Noah Lyles set a new U.S. record in the men’s 200m final at the World Athletics Championships at Hayward Field in Eugene, Oregon. Erriyon Knighton, who won a bronze medal, is on the left. Kenneth Bednarek, who won a silver medal, is on the right.
Noah Lyles breaks U.S. record
Noah Lyles knew he had just run the best race of his life, and maybe the best 200 meters any American had ever run. In the final of the World Athletics Championships on Thursday night, he finished so far ahead of the other runners that, after crossing the finish line, he turned to face his only real opponent: the clock.
But the on-field clock stubbornly showed Lyles’ unofficial time as 19.32 for a long time. Any other runner in the world would be happy with that time, but it was the same time that Michael Johnson ran the 200 meters at the 1996 Atlanta Olympics. Since then, it has seemed impossible to beat. Up to now,
Lyles, who was 25 years old, stood with his hands on his hips and looked around. He went to Hayward Field in Eugene, Oregon, and talked to the clock there.
“I was telling it to let me off the hook, you know,” he told reporters later as they laughed. “How is it going to keep showing 19.32? “Come on, make that better.”
He got down close to it and wondered if all his hard work would pay off. The record was set the summer after Lyles won a bronze medal at the Tokyo Olympics, which he thought was not good enough. It all came together in Oregon, where Lyles used a great start to win a race that everyone was looking forward to.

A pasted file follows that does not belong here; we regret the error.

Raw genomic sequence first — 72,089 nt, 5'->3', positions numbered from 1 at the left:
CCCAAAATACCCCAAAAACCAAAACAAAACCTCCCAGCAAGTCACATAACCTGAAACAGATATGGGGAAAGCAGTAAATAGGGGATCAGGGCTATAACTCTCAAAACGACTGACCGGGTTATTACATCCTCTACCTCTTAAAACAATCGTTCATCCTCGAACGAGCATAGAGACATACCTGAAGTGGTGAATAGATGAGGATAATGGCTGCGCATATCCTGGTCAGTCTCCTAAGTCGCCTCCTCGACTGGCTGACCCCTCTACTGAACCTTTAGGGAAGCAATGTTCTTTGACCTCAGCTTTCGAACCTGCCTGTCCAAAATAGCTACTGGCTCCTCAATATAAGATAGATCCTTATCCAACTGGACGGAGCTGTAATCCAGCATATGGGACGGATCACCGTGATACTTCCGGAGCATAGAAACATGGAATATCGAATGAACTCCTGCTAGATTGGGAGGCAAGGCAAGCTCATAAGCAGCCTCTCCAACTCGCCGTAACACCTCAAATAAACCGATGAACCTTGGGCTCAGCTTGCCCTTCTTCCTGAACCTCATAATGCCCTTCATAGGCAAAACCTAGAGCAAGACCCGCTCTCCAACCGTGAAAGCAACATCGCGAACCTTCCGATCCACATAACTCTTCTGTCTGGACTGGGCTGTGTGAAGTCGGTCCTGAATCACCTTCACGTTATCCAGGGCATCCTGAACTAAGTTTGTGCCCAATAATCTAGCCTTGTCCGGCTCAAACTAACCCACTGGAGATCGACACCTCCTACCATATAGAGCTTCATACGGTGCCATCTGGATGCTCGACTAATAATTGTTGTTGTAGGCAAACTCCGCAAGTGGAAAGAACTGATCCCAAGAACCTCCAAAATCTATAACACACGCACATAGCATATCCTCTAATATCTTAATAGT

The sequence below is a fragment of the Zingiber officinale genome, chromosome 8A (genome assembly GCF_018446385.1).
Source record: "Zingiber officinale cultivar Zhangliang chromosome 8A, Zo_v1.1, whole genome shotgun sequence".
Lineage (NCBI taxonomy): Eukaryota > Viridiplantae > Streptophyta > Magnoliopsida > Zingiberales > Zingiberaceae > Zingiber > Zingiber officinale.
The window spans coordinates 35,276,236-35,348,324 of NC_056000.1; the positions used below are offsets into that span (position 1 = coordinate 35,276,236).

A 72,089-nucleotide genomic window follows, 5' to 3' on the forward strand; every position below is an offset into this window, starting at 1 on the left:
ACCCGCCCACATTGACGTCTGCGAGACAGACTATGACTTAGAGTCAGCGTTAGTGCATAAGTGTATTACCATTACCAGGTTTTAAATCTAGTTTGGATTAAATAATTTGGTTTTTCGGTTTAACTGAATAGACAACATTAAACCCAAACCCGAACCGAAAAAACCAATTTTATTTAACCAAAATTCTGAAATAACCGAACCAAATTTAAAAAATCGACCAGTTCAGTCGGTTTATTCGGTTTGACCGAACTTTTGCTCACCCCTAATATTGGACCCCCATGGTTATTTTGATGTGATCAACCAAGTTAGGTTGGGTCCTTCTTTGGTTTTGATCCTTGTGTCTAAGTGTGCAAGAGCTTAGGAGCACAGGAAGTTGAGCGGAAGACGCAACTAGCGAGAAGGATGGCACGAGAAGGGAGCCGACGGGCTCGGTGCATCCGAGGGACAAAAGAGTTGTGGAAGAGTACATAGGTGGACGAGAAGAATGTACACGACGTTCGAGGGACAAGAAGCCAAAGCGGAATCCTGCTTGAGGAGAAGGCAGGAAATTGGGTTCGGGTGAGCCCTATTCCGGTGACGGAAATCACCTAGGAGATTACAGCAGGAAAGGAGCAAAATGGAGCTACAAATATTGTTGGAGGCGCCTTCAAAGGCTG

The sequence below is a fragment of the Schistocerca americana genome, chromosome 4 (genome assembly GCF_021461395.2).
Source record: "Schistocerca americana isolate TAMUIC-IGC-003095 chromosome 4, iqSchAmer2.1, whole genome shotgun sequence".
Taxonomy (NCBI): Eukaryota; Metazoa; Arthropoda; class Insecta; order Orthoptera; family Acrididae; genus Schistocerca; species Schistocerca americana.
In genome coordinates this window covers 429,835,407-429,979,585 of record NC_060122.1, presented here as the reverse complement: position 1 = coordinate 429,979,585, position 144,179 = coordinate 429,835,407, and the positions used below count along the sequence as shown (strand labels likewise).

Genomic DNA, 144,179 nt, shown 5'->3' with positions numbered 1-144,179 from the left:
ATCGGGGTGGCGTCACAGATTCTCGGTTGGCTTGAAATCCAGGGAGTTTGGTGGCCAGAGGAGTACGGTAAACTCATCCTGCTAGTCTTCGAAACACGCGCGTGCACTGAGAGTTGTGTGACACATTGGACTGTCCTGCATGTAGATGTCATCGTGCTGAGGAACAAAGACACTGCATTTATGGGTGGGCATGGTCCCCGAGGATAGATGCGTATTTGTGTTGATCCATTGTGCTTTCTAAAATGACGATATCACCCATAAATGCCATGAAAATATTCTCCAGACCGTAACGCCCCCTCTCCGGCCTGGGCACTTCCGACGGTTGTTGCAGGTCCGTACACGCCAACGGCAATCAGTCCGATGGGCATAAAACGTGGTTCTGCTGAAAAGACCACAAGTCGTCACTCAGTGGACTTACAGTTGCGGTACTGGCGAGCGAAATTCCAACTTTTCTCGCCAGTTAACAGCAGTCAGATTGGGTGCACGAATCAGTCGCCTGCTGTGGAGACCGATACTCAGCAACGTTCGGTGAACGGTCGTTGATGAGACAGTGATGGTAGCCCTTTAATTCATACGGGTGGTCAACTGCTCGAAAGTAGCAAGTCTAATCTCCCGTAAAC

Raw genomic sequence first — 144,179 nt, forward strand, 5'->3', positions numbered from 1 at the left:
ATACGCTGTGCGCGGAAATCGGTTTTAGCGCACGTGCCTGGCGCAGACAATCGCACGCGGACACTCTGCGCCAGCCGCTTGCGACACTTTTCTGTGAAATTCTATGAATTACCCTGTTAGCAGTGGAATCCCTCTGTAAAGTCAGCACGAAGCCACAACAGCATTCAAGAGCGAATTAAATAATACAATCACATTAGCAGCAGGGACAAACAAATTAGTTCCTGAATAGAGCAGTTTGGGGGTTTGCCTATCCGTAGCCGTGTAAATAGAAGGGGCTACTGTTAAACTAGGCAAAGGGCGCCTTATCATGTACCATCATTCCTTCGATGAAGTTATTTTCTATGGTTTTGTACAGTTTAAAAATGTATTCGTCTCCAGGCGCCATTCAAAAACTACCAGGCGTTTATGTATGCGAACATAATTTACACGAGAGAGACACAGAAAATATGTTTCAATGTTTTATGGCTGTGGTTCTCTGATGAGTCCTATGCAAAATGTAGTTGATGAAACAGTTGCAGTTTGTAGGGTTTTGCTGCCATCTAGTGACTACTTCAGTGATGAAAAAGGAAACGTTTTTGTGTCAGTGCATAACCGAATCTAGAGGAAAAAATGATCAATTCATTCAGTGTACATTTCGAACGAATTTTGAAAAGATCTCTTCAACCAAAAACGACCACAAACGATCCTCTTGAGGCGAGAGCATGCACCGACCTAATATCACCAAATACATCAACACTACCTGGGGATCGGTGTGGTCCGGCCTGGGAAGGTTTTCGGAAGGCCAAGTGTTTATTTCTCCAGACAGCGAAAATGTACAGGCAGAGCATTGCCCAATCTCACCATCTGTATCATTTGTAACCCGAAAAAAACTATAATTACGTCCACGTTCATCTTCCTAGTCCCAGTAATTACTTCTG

As Lyles stood on the track afterward, it looked like he was arguing with the clock. Two things happened when he finally turned away. The clock’s display showed that his time was 19.31 instead of 19.32. Above, the word “Official” blared like a magic spell.
The fastest American ever in the 200 meters
As the official time was shown on the screens around the stadium, the crowd went wild in celebration of Lyles’ being named the fastest American ever in the 200 meters. When it was his turn, a lot of his family were there to cheer him on. Lyles said later. “Mom, stepdad, sister, brother, dad, stepmom, uncle, grandma,” Lyles said.
The new record put an exclamation point on a sweep by the U.S. in the men’s 200-meter race. Erriyon Knighton, who is only 18, won bronze, and Kenneth Bednarek, who is also only 18, won silver.
It was a long time coming for Lyles, but he was finally free. He has made it a point to talk openly about the problems he’s had to deal with, like asthma, in order to train and race. He says that therapy has helped him deal with his depression, and he helps young kids who want to run track but don’t have the money to do so.
But on Thursday night, Lyles ran faster than anyone else in the world and set a new gold standard for the U.S. track. Now, he is definitely one of the fastest people the world has ever seen. Only Jamaican runners Usain Bolt and Yohan Blake have been faster than his time of 19.31.
Because he was a BBC Sport commentator, Johnson was there to see his record fall. He told Lyles in person how happy he was.
Lyles said with a big smile, “To be honest, I didn’t think he’d come down.”
But Johnson did. And, finally, so did his record.
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